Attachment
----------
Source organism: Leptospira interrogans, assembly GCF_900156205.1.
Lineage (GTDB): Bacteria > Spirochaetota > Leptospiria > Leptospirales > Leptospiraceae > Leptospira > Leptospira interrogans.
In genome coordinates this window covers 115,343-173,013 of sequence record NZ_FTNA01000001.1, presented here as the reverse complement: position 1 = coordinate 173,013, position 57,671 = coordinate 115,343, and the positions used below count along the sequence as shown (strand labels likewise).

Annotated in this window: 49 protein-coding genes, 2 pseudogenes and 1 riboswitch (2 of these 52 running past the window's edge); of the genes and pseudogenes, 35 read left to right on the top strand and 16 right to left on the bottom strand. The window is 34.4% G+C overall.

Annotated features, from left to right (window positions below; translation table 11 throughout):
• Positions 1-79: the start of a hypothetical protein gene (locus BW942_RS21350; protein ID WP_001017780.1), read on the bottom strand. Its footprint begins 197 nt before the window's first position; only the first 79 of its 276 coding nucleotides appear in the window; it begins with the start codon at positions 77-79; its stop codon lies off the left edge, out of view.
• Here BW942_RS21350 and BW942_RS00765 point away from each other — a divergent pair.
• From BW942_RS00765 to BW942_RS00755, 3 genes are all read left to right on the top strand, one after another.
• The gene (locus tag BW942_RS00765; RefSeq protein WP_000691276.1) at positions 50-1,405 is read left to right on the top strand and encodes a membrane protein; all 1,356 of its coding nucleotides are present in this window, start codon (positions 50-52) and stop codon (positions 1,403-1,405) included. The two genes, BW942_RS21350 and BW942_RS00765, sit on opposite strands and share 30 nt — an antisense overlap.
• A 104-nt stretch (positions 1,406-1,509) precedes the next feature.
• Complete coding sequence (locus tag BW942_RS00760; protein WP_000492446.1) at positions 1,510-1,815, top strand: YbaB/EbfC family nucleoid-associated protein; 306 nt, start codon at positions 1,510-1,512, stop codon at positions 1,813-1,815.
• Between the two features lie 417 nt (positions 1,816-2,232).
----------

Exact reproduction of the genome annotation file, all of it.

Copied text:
Source organism: Leptospira interrogans, assembly GCF_900156205.1.
Lineage (GTDB): Bacteria > Spirochaetota > Leptospiria > Leptospirales > Leptospiraceae > Leptospira > Leptospira interrogans.
In genome coordinates this window covers 115,343-173,013 of sequence record NZ_FTNA01000001.1, presented here as the reverse complement: position 1 = coordinate 173,013, position 57,671 = coordinate 115,343, and the positions used below count along the sequence as shown (strand labels likewise).

Annotated in this window: 49 protein-coding genes, 2 pseudogenes and 1 riboswitch (2 of these 52 running past the window's edge); of the genes and pseudogenes, 35 read left to right on the top strand and 16 right to left on the bottom strand. The window is 34.4% G+C overall.

Annotated features, from left to right (window positions below; translation table 11 throughout):
• Positions 1-79: the start of a hypothetical protein gene (locus BW942_RS21350; protein ID WP_001017780.1), read on the bottom strand. Its footprint begins 197 nt before the window's first position; only the first 79 of its 276 coding nucleotides appear in the window; it begins with the start codon at positions 77-79; its stop codon lies off the left edge, out of view.
• Here BW942_RS21350 and BW942_RS00765 point away from each other — a divergent pair.
• From BW942_RS00765 to BW942_RS00755, 3 genes are all read left to right on the top strand, one after another.
• The gene (locus tag BW942_RS00765; RefSeq protein WP_000691276.1) at positions 50-1,405 is read left to right on the top strand and encodes a membrane protein; all 1,356 of its coding nucleotides are present in this window, start codon (positions 50-52) and stop codon (positions 1,403-1,405) included. The two genes, BW942_RS21350 and BW942_RS00765, sit on opposite strands and share 30 nt — an antisense overlap.
• A 104-nt stretch (positions 1,406-1,509) precedes the next feature.
• Complete coding sequence (locus tag BW942_RS00760; protein WP_000492446.1) at positions 1,510-1,815, top strand: YbaB/EbfC family nucleoid-associated protein; 306 nt, start codon at positions 1,510-1,512, stop codon at positions 1,813-1,815.
• Between the two features lie 417 nt (positions 1,816-2,232).